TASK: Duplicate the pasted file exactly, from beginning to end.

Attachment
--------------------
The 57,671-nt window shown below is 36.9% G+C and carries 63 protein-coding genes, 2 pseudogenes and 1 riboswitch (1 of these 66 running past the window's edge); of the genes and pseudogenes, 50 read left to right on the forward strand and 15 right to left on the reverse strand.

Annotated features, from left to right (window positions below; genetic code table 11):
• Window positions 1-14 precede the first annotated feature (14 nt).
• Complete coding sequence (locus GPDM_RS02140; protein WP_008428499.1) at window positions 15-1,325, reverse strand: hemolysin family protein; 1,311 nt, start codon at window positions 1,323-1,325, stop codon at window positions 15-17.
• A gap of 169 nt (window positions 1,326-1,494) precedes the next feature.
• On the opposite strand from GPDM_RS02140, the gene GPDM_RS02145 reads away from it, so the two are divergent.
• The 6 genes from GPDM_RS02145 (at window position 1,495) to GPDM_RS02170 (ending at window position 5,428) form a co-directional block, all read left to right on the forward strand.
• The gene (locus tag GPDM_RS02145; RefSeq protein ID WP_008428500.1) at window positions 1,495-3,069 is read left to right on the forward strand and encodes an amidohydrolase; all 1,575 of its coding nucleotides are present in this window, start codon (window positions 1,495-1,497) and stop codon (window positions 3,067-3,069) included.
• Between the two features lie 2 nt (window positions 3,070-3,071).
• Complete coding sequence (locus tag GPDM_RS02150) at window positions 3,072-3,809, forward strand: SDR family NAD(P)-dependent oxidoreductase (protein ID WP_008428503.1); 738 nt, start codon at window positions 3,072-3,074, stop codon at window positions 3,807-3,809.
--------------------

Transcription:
The 57,671-nt window shown below is 36.9% G+C and carries 63 protein-coding genes, 2 pseudogenes and 1 riboswitch (1 of these 66 running past the window's edge); of the genes and pseudogenes, 50 read left to right on the forward strand and 15 right to left on the reverse strand.

Annotated features, from left to right (window positions below; genetic code table 11):
• Window positions 1-14 precede the first annotated feature (14 nt).
• Complete coding sequence (locus GPDM_RS02140; protein WP_008428499.1) at window positions 15-1,325, reverse strand: hemolysin family protein; 1,311 nt, start codon at window positions 1,323-1,325, stop codon at window positions 15-17.
• A gap of 169 nt (window positions 1,326-1,494) precedes the next feature.
• On the opposite strand from GPDM_RS02140, the gene GPDM_RS02145 reads away from it, so the two are divergent.
• The 6 genes from GPDM_RS02145 (at window position 1,495) to GPDM_RS02170 (ending at window position 5,428) form a co-directional block, all read left to right on the forward strand.
• The gene (locus tag GPDM_RS02145; RefSeq protein ID WP_008428500.1) at window positions 1,495-3,069 is read left to right on the forward strand and encodes an amidohydrolase; all 1,575 of its coding nucleotides are present in this window, start codon (window positions 1,495-1,497) and stop codon (window positions 3,067-3,069) included.
• Between the two features lie 2 nt (window positions 3,070-3,071).
• Complete coding sequence (locus tag GPDM_RS02150) at window positions 3,072-3,809, forward strand: SDR family NAD(P)-dependent oxidoreductase (protein ID WP_008428503.1); 738 nt, start codon at window positions 3,072-3,074, stop codon at window positions 3,807-3,809.